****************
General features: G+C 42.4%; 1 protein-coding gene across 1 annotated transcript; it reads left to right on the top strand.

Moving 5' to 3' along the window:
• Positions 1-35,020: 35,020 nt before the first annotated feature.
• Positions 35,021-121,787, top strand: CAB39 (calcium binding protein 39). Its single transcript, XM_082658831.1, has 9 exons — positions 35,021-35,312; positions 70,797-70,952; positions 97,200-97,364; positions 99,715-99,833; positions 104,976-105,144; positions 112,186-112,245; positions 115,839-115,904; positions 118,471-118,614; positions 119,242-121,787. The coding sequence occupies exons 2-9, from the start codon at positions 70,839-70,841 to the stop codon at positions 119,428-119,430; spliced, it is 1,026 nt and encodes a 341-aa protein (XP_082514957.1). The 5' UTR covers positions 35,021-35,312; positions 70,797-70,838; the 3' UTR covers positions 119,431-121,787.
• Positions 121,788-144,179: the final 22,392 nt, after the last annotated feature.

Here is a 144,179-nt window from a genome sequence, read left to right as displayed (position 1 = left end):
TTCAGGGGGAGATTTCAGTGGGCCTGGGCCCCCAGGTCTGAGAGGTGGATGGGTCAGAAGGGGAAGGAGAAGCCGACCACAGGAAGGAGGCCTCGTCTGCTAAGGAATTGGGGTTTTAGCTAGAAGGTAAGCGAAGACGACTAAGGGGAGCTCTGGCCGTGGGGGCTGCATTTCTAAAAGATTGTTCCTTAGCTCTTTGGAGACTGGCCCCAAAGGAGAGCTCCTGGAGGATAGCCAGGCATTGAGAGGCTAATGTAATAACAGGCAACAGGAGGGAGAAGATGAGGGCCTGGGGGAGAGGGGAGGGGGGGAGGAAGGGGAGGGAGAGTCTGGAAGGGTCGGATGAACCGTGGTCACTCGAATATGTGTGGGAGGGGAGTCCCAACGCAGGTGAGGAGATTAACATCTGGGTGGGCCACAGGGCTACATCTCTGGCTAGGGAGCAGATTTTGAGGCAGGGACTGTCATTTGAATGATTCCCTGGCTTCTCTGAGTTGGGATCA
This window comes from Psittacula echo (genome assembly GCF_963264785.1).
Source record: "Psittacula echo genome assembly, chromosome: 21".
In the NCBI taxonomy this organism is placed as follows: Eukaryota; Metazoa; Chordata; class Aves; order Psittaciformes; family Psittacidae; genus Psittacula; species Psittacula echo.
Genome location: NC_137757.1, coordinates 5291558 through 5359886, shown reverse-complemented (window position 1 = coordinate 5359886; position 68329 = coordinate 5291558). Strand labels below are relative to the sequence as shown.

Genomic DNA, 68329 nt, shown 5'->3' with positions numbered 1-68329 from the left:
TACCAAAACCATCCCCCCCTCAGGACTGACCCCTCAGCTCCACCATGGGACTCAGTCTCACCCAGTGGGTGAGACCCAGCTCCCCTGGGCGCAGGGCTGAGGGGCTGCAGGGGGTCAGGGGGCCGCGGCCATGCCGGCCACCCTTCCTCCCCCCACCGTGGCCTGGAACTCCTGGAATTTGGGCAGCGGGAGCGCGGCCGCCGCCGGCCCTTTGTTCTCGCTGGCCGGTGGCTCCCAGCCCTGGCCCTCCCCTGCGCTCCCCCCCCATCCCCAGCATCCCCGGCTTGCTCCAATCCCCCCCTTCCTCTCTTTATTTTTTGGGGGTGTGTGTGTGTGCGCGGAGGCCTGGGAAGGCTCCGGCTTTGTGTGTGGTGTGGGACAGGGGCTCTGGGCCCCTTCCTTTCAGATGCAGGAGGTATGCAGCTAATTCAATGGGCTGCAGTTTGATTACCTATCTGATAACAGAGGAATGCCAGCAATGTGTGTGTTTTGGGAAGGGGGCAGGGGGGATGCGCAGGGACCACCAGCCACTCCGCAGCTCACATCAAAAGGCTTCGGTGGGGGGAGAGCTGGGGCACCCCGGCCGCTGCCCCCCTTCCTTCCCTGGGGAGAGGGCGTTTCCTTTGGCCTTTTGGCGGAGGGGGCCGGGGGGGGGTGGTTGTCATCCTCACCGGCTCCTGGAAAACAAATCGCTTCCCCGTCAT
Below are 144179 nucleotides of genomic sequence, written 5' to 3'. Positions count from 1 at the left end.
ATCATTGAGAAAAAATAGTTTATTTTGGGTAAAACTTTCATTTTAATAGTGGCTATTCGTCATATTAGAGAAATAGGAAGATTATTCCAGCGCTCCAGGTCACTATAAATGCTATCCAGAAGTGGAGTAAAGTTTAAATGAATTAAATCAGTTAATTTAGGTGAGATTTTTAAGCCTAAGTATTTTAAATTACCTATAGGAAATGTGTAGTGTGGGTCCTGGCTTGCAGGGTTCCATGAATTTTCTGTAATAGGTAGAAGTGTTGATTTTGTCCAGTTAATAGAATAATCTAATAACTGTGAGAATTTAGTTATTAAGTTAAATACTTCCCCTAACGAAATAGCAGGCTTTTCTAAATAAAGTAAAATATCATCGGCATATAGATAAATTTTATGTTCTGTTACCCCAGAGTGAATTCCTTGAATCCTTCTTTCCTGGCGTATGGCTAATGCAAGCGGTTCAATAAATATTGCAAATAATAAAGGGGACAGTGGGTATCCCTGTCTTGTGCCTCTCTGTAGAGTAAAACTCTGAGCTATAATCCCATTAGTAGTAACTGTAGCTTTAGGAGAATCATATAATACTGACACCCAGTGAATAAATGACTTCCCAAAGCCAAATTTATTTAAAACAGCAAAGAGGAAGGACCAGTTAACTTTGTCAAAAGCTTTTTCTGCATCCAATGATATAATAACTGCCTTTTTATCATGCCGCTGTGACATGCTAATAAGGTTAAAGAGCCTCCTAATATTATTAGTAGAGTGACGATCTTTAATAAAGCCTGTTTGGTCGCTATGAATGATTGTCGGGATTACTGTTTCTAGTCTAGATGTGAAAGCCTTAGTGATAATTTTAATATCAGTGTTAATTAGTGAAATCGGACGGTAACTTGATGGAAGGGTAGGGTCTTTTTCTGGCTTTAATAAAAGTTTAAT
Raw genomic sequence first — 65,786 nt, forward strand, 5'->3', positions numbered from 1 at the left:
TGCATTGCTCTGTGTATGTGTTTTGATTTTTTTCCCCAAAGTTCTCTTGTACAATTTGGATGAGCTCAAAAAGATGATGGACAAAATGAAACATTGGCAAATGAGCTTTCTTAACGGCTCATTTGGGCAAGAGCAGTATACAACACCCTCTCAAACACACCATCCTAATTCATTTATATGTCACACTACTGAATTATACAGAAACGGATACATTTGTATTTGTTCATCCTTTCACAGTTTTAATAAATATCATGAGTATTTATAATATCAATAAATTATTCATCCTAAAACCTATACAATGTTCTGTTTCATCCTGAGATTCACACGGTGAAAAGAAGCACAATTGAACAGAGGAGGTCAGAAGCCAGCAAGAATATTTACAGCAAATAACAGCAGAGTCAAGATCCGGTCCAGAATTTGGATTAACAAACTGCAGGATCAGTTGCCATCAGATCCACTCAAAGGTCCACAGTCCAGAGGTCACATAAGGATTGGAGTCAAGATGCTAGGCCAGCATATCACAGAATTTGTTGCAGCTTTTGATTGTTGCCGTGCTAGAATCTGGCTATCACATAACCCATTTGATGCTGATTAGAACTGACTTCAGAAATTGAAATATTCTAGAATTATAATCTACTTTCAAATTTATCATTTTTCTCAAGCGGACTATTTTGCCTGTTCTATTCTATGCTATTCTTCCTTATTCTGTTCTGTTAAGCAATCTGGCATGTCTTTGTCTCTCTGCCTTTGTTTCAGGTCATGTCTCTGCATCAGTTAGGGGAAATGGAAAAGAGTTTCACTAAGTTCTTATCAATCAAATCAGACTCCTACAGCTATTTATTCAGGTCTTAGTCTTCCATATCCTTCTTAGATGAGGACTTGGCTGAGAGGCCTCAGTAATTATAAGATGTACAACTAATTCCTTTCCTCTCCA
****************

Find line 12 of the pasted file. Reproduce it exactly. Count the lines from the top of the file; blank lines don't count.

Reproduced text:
Genomic DNA, 68329 nt, shown 5'->3' with positions numbered 1-68329 from the left: